Fellow opens a $700 battery pack, finds a large sponge and a little $30 battery inside


That’s folly. Replacing only the dead cells in a pack ensures that the remaining old cells will be dead in short order. But it’s his wasted labor (edit: labour), not mine.


Hahah. Then I suppose he’ll just be taking it apart sometime in the near future to replace those other batteries fairly shortly? :wink: It honestly didn’t take him long to pull the pack apart. Changing the batteries doesn’t seem to be a very big deal.


Remember that this is a recorder that is often going to be riding on a shoulder strap for a whole day’s worth of film shooting. A bunch of extra weight just for the hedonic impact of a bunch of extra weight is counterproductive in terms of marketing.
I can imagine given the product design-cycle and lifespan of typical Nagra products, that either the battery case form-factor was designed for NiCd and then plans changed before coming to market, or that they had intentions to use some lighter-but-also-less-dense tech such as a Prieto battery that just didn’t work out in the same timescale as the rest of the recorder.
Although replacement batteries are an absolutely essential accessory item for continued use, vendors don’t like to stock such accessories because the demand is so unpredictable. That probably partly explains the markup – it is less than the income lost from losing a day’s shooting, but well more then enough to give the dealer a really good incentive to stock the thing. When I needed new shock mount elastics for a Schoeps CMIT 5 U microphone, I found only 3 online vendors for the part vs hundreds for the microphone itself.


Edit, because I’ve used forum posts such as this one as an information source for purchase of generic parts, and like details to be explicit:
You are looking for a 3S2P (three cells in series, each with an extra paralleled) pack, 11.1V, with 4.6Ah cells of type UR18650F

The second picture is of an incorrect pack for this recorder.


One too many A’s, but every 9-volt I’ve opened so far has been 6 of 'em in series.


I stand corrected. To the optometrist!


Ha! The second comment: “The bolts make it heavier! Like something of value!”


I finally got around to watching the video on capacitors. Was I the only one paying attention in physics class? I remember all this stuff from high school.

Did I miss it, or did he forget to explain what a dielectric is? (One place I used to work, we called it dielectric tape, not electric tape.)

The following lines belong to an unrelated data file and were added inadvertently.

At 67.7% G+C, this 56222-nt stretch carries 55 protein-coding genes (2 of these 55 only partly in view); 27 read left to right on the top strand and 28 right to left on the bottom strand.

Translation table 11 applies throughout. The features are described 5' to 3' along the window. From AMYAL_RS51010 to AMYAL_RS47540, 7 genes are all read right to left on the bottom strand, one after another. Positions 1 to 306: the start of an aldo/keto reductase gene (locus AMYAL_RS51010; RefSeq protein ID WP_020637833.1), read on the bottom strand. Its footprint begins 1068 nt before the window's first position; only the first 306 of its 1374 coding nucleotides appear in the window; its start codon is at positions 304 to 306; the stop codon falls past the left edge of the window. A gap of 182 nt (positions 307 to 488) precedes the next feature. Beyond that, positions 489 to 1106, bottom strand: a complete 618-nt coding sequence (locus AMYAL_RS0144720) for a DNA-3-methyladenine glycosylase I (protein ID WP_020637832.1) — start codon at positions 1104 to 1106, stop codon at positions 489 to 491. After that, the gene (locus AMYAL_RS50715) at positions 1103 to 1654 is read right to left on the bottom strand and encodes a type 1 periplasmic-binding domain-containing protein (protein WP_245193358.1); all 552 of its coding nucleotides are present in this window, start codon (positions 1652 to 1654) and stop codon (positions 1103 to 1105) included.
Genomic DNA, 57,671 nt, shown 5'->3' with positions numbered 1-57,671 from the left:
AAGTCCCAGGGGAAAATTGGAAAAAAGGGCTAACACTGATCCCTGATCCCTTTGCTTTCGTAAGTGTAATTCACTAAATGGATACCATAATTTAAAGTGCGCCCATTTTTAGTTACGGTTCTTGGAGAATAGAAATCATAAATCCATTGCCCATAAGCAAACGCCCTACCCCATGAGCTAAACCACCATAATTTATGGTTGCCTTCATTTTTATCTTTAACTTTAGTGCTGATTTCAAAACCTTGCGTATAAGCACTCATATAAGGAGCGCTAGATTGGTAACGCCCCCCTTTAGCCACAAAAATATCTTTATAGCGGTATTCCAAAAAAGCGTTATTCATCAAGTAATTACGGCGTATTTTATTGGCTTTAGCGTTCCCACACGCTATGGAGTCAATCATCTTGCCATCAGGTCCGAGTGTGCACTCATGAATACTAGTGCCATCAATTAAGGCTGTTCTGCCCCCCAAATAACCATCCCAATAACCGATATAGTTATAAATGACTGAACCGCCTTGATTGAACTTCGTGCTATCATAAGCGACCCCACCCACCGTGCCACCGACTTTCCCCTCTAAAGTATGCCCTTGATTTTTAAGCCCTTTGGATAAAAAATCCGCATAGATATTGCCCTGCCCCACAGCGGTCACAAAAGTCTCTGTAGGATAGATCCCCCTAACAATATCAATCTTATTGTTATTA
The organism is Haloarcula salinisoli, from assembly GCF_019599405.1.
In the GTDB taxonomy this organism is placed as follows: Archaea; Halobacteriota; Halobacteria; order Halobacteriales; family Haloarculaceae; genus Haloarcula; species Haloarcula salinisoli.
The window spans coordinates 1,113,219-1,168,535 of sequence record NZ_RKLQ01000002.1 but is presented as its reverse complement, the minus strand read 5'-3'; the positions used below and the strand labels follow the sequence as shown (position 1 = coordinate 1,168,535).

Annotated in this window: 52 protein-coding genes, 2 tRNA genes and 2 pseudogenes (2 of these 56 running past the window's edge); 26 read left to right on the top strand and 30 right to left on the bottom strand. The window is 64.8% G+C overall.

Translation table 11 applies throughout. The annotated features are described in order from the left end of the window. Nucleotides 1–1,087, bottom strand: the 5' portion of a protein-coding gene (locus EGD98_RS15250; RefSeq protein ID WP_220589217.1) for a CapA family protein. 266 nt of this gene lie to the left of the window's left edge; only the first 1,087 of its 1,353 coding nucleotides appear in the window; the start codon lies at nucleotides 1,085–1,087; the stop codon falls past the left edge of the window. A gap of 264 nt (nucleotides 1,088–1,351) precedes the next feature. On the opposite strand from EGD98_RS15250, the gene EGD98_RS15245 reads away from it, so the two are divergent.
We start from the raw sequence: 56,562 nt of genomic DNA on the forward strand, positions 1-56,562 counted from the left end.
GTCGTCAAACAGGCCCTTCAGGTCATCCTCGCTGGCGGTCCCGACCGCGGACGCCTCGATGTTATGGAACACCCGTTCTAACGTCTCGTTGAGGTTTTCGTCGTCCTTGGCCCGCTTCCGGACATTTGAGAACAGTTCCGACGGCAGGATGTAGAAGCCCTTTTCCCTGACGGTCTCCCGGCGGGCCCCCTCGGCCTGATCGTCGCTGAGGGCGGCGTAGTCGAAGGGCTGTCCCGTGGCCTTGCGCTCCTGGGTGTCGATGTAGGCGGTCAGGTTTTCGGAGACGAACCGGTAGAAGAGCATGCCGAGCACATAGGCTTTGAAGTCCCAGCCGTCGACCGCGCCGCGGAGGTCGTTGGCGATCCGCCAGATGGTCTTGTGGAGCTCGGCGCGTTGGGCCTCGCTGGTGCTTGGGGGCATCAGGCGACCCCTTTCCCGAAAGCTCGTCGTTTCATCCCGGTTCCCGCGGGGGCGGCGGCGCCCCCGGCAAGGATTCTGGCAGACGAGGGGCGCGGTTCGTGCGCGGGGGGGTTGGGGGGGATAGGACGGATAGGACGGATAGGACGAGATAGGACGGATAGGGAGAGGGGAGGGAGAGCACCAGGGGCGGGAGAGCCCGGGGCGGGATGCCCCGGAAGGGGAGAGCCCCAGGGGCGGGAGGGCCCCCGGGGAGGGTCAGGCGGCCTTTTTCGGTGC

That reminds me of that horn antenna in Holmdel where the microwave background was first discovered. There were many attempts to get rid of the noise. There was a pigeon family nesting in part of the antenna; their deposits had to be cleaned too, and Penzias and Wilson called it “white dielectric material”.


True that.

However, the still somewhat alive cells can be relegated to some lighter duty and used either together, as they still match and there’s just fewer of them, or as standalone.

A cell with half capacity lost and raised internal resistance that makes a cellphone die when loaded with the transmitter will still be able to power a small LED light, or a small portable instrument that’s not too hungry, for considerable time.


While this is probably a scam, just because you open a battery and find AAAAs or whatever inside, doesn’t mean someone is cheating you. By definition, a “battery” is composed of multiple cells connected together. What we refer to as a “D” battery, isn’t actually a battery. It’s a cell.


This reminded me that I needed to order a new battery for my Sound Devices 744t recorder, in the same league as this Nagra recorder. The sony camcorder battery cost $70, but I got a knockoff for $9 delivered next day on amazon! It’s all about economies of scale, which is why accessories for high end low volume equipment can end up being more expensive than the devices themselves.


knockoff batteries have been known to void warranties. The Nagra IV is $9900 device so perhaps some of that markup is “insurance”?


In my experience, cheap no-name knock off batteries will inevitably die in short order. There’s a huge range of variability in the quality of the cells that can go into a battery pack. If you buy from the cheapest merchant you can find on Ebay or Amazon, you will get a pack made from cheap low grade components, and it will die dead rather quickly. If you buy from a reputable merchant that sells replacements made from good quality components, you will pay more, but get something that will last at least as long as the original battery did, and will fail gradually.


AAAA cells aren’t all that common, but they’re a bit smaller than AAA cells


Coming soon: Nagra batteries with luxury soldered cases!


In the same vein: if you need those larger button batteries in large supply for some reason, buy the candle assortment with extra batteries at Costco, which brings the cost of each individual button battery down to something like $0.50. Plus, you get mood lighting options!


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